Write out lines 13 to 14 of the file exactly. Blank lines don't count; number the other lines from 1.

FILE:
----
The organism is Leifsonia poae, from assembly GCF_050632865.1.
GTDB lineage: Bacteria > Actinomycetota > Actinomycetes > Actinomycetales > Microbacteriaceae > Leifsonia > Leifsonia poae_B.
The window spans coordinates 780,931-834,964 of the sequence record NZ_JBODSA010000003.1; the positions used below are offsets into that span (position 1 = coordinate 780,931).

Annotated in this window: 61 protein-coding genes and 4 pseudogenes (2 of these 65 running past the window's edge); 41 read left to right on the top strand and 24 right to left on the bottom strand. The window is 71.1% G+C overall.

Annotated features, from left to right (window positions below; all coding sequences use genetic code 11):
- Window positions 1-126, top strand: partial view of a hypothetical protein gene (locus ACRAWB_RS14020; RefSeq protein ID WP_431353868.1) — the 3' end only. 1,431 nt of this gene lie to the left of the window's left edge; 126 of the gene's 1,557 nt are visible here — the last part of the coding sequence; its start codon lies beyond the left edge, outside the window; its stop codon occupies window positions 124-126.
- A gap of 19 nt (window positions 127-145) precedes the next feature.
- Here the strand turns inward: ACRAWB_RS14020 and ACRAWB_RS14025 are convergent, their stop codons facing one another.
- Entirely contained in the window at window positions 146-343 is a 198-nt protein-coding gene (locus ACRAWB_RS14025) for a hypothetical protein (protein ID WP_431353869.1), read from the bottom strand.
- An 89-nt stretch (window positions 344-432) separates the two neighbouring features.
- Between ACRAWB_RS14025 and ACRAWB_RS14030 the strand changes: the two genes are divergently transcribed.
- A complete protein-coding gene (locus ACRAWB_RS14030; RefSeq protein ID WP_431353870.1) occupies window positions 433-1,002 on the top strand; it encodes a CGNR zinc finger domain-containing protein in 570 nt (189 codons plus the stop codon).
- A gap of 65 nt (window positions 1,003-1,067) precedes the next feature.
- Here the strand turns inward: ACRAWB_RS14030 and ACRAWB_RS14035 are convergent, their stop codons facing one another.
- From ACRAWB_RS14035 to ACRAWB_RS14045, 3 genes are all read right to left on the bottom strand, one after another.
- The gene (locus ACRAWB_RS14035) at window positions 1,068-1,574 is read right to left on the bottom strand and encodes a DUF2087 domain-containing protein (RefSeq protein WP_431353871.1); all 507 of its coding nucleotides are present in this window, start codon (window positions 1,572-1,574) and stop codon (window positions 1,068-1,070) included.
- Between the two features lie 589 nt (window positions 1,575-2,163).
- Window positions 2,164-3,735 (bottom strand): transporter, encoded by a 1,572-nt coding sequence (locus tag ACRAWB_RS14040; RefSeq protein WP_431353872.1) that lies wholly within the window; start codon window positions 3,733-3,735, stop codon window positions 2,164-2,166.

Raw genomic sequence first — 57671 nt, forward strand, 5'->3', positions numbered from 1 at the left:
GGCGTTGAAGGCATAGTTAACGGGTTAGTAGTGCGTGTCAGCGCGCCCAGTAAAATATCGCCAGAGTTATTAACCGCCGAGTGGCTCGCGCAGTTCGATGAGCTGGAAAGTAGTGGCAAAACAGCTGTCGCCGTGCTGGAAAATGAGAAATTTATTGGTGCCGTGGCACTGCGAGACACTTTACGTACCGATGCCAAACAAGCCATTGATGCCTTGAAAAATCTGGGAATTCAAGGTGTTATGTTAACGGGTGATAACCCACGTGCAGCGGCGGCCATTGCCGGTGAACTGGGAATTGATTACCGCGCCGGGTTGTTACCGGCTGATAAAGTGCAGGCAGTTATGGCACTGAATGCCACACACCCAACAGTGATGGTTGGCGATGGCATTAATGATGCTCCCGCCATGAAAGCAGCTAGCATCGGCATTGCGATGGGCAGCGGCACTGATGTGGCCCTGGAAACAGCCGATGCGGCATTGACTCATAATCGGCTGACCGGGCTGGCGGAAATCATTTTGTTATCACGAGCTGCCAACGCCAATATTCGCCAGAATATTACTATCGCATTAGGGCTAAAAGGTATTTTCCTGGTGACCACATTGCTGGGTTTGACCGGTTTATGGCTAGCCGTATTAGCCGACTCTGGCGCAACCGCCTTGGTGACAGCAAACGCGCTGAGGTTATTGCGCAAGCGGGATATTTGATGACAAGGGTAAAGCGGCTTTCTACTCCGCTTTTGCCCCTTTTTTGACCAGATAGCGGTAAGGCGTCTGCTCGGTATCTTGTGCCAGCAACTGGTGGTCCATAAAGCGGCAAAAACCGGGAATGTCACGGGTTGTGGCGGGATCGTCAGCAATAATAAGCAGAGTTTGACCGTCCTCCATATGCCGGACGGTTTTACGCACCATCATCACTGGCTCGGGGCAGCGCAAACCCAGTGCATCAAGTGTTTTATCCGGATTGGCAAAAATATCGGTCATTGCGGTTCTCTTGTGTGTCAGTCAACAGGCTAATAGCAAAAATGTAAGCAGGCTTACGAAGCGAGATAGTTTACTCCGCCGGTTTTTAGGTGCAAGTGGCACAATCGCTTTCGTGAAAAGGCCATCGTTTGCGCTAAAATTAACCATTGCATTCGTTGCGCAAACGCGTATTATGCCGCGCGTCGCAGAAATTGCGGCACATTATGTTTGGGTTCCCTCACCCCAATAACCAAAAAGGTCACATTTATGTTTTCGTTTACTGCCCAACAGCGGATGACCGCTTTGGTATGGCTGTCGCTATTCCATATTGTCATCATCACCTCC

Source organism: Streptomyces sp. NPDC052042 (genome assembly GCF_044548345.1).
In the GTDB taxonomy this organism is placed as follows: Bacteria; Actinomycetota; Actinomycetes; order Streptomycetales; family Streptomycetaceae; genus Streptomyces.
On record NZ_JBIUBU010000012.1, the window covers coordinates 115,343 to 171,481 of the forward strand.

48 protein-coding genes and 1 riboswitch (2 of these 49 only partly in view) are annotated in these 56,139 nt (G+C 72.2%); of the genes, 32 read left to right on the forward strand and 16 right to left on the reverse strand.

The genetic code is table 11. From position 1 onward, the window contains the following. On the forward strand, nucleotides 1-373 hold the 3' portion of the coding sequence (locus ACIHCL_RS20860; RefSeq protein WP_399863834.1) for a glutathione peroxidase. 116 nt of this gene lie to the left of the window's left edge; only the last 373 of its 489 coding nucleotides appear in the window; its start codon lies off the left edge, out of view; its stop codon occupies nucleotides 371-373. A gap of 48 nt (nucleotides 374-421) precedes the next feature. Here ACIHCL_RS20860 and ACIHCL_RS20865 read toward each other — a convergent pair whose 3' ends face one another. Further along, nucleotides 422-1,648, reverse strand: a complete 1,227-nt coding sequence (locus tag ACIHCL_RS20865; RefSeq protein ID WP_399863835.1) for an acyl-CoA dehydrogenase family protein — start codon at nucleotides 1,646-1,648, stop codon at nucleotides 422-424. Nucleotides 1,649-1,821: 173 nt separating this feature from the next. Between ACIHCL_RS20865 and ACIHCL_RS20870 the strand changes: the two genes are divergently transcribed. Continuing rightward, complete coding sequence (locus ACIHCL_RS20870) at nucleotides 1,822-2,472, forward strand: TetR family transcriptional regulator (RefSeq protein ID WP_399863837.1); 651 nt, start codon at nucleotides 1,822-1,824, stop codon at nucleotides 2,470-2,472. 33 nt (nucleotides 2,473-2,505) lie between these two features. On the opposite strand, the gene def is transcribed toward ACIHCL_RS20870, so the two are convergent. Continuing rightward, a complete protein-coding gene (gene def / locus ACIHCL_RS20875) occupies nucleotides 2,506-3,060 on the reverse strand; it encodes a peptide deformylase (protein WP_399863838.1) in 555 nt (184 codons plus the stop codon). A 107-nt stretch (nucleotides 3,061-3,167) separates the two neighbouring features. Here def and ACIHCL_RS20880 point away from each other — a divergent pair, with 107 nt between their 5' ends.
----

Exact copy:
- A gap of 65 nt (window positions 1,003-1,067) precedes the next feature.
- Here the strand turns inward: ACRAWB_RS14030 and ACRAWB_RS14035 are convergent, their stop codons facing one another.